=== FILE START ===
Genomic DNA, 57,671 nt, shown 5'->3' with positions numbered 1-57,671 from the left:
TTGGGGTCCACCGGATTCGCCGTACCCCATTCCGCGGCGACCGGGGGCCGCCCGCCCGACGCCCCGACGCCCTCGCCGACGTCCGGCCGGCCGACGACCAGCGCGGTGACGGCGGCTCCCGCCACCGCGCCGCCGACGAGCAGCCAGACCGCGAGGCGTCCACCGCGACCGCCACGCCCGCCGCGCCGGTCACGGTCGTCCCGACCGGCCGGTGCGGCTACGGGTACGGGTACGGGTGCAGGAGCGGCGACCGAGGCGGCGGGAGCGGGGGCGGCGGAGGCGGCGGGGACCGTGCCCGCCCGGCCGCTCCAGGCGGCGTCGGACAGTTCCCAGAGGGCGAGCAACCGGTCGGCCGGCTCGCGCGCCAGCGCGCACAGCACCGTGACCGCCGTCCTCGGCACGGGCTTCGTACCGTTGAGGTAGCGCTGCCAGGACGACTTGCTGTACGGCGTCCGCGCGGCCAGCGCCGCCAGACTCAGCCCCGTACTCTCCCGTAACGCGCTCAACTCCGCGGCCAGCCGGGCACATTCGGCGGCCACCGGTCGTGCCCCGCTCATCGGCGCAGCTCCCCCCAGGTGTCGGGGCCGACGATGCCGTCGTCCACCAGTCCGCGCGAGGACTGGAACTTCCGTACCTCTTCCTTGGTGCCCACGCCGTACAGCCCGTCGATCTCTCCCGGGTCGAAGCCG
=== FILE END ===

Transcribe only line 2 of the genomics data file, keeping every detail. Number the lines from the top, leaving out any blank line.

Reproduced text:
TTGGGGTCCACCGGATTCGCCGTACCCCATTCCGCGGCGACCGGGGGCCGCCCGCCCGACGCCCCGACGCCCTCGCCGACGTCCGGCCGGCCGACGACCAGCGCGGTGACGGCGGCTCCCGCCACCGCGCCGCCGACGAGCAGCCAGACCGCGAGGCGTCCACCGCGACCGCCACGCCCGCCGCGCCGGTCACGGTCGTCCCGACCGGCCGGTGCGGCTACGGGTACGGGTACGGGTGCAGGAGCGGCGACCGAGGCGGCGGGAGCGGGGGCGGCGGAGGCGGCGGGGACCGTGCCCGCCCGGCCGCTCCAGGCGGCGTCGGACAGTTCCCAGAGGGCGAGCAACCGGTCGGCCGGCTCGCGCGCCAGCGCGCACAGCACCGTGACCGCCGTCCTCGGCACGGGCTTCGTACCGTTGAGGTAGCGCTGCCAGGACGACTTGCTGTACGGCGTCCGCGCGGCCAGCGCCGCCAGACTCAGCCCCGTACTCTCCCGTAACGCGCTCAACTCCGCGGCCAGCCGGGCACATTCGGCGGCCACCGGTCGTGCCCCGCTCATCGGCGCAGCTCCCCCCAGGTGTCGGGGCCGACGATGCCGTCGTCCACCAGTCCGCGCGAGGACTGGAACTTCCGTACCTCTTCCTTGGTGCCCACGCCGTACAGCCCGTCGATCTCTCCCGGGTCGAAGCCG